SURREALISM AND BUNUEL'S "THE DISCREET CHARM OF THE BOURGEOISIE"
Although Luis Bunuel is considered one of the world's most important film directors, his work is sometimes thought to be confusing and enigmatic. Because Bunuel has acknowledged that Surrealism has been the predominant influence on his work, this dissertation will explore the ideas and style of Bunuel on the basis of the principles of Surrealism as presented by the Surrealist movement.
Chapter One presents general background, analyzing the principles of Surrealism, including its belief that contact with the unconscious is a means of restoring spiritual and political harmony. A keynote is the intentional use of trance and chance to create surprising juxtapositions in order to produce the marvellous, which is to say beauty. Such juxtapositions represent a special use of the Hegelian Dialectic.
Chapter Two narrows the focus, showing Surrealism's avowed affinities with the dream state and film as the major reason film should be an ideal vehicle for the expression of Surrealism.
Chapter Three focuses on Luis Bunuel. I begin with a survey of the influences--including childhood influences on his artistic development--that shaped Bunuel's mature ideas. I then consider five different basic aspects of Bunuel and conclude with an analysis of his ideology in terms of elements he adopted from French and Spanish Surrealism.
Chapter Four presents a portrait of Luis Bunuel based on some of his statements in interviews, articles, conversations, and his writings. Certain of his moral views play a large part in his art. Those views include especially the following: the imperfectability of man, the need for personal responsibility, the value of freedom, the value of revolution, the corruption of institutions, the power of love, the value of the unconscious, and the poetry of dreams and of film.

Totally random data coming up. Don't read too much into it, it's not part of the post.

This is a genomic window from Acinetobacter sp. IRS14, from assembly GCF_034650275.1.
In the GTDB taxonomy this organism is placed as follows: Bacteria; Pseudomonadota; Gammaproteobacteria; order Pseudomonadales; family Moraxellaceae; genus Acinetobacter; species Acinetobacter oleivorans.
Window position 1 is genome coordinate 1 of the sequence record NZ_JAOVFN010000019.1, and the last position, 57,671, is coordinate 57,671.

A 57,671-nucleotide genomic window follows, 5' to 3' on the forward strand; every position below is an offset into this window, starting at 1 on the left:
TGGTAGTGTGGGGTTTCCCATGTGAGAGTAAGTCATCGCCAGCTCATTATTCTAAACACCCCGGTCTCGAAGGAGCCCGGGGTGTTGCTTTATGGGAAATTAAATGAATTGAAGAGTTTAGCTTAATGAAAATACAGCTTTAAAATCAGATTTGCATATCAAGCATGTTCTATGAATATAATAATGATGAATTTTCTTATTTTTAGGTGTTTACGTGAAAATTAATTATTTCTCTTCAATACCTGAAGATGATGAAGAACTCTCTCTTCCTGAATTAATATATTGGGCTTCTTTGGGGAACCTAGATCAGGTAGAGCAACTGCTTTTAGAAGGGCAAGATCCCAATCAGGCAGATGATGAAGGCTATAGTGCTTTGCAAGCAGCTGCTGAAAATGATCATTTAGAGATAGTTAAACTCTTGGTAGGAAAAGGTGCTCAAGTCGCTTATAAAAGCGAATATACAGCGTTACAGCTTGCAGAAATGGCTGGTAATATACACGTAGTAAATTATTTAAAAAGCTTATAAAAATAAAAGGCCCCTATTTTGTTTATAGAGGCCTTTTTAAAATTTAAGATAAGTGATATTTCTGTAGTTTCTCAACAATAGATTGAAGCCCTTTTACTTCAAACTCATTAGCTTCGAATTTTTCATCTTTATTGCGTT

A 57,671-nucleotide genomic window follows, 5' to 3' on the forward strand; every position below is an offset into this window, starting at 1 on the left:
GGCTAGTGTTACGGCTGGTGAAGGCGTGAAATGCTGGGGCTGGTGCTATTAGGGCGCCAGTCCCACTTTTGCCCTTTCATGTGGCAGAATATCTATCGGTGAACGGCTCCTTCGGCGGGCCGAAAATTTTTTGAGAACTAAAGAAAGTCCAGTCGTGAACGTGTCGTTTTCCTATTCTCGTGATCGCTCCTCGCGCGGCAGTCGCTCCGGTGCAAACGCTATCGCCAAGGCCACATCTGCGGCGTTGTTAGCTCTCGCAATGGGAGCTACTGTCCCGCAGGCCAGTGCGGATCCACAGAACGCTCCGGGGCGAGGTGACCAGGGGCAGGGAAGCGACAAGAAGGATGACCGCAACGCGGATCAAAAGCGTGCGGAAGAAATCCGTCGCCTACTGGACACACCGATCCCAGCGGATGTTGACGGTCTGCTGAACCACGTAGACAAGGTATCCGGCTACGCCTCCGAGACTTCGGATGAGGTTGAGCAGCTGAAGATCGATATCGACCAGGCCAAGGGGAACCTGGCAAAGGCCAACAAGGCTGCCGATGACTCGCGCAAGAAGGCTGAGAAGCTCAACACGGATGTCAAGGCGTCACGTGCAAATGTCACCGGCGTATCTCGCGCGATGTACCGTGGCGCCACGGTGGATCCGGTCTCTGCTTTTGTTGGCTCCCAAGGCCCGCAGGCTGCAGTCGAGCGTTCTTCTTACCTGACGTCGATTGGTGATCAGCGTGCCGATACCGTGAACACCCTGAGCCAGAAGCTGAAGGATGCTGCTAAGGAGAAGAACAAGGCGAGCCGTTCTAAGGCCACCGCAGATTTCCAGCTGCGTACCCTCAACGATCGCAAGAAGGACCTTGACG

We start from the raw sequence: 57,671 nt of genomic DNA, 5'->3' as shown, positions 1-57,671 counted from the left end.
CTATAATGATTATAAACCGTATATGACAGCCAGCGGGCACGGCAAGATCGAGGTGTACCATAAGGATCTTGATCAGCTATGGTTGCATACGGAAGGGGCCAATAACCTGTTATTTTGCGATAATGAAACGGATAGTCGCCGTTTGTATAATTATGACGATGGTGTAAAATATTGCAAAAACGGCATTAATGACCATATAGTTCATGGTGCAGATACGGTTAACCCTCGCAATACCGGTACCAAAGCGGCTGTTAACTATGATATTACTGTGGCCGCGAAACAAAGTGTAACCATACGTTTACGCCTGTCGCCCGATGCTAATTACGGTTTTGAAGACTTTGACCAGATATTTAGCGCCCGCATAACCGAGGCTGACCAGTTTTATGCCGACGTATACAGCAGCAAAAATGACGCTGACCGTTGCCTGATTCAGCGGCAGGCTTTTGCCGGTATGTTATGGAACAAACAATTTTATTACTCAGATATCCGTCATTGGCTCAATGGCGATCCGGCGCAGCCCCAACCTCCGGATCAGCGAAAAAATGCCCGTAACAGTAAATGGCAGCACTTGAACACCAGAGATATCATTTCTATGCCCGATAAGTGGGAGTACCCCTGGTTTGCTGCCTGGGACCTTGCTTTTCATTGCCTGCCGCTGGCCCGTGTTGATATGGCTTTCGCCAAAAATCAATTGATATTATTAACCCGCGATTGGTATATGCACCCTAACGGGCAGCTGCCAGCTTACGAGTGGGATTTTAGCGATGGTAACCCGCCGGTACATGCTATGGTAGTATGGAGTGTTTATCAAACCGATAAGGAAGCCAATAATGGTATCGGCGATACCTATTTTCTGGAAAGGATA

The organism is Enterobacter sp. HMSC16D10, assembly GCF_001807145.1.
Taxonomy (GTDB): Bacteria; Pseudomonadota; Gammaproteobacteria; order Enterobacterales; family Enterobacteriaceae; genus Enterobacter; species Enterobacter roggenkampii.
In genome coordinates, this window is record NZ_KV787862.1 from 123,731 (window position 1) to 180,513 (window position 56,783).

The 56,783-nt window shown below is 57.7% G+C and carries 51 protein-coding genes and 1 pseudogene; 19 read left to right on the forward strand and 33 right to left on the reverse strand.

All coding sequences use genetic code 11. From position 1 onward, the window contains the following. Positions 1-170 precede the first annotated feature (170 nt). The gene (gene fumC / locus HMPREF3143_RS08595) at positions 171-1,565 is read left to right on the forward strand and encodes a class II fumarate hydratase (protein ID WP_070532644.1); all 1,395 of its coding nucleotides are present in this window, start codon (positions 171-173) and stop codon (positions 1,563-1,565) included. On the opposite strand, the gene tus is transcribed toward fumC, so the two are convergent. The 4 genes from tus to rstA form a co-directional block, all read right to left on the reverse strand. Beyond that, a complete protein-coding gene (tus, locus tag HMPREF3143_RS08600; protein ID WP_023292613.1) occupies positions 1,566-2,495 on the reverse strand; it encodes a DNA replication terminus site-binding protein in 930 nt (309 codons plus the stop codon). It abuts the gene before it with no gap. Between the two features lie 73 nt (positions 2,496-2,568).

Chapter Five presents the Surrealist approach to the object, followed by an iconography of Bunuel's recurrent objects and motifs, together with speculation as to the significance of each, based on usage in the films and gleanings from Bunuel's remarks. A close look at Bunuel's film making style is also given.
Chapter Six applies the methodology assembled in the previous five chapters to a subsurface or "unconscious" analysis of the film, The Discreet Charm of the Bourgeoisie, Bunuel's 1972 popular award winner, a film generally taken to be Bunuel's humorous statement in making peace with the bourgeoisie. I show that this is true only on the surface or "conscious" level, and that a coherent, subliminal message of didactic moral content, meant to work on the viewer, is also present. This message is brought to the conscious level by examining the flaws of major characters, the dream content, the elements of trance and chance, the permeability of consciousness, and the iconography.
Finally, a copiously detailed screenplay is provided as an appendix, complete with illustrations.